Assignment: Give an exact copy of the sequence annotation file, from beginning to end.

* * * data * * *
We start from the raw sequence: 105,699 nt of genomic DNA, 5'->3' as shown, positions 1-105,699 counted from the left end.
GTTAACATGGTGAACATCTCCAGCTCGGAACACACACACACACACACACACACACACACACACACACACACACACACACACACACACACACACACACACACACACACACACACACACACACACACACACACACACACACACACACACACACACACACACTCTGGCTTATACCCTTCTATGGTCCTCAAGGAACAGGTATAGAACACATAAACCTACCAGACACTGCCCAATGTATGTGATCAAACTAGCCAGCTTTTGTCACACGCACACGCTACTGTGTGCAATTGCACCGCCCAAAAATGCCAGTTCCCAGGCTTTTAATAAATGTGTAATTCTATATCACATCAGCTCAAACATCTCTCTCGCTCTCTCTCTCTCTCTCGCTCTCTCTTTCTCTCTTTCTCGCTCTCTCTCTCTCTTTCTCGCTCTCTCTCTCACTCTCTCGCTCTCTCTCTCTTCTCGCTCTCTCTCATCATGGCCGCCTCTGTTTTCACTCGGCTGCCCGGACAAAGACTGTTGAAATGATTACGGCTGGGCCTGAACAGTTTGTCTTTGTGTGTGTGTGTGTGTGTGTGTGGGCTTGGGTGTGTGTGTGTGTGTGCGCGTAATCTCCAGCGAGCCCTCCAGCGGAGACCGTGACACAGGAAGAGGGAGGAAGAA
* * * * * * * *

We start from the raw sequence: 105,699 nt of genomic DNA, 5'->3' as shown, positions 1-105,699 counted from the left end.
GTTAACATGGTGAACATCTCCAGCTCGGAACACACACACACACACACACACACACACACACACACACACACACACACACACACACACACACACACACACACACACACACACACACACACACACACACACACACACACACACACACACACACACACACACTCTGGCTTATACCCTTCTATGGTCCTCAAGGAACAGGTATAGAACACATAAACCTACCAGACACTGCCCAATGTATGTGATCAAACTAGCCAGCTTTTGTCACACGCACACGCTACTGTGTGCAATTGCACCGCCCAAAAATGCCAGTTCCCAGGCTTTTAATAAATGTGTAATTCTATATCACATCAGCTCAAACATCTCTCTCGCTCTCTCTCTCTCTCTCGCTCTCTCTTTCTCTCTTTCTCGCTCTCTCTCTCTCTTTCTCGCTCTCTCTCTCACTCTCTCGCTCTCTCTCTCTTCTCGCTCTCTCTCATCATGGCCGCCTCTGTTTTCACTCGGCTGCCCGGACAAAGACTGTTGAAATGATTACGGCTGGGCCTGAACAGTTTGTCTTTGTGTGTGTGTGTGTGTGTGTGTGGGCTTGGGTGTGTGTGTGTGTGTGCGCGTAATCTCCAGCGAGCCCTCCAGCGGAGACCGTGACACAGGAAGAGGGAGGAAGAA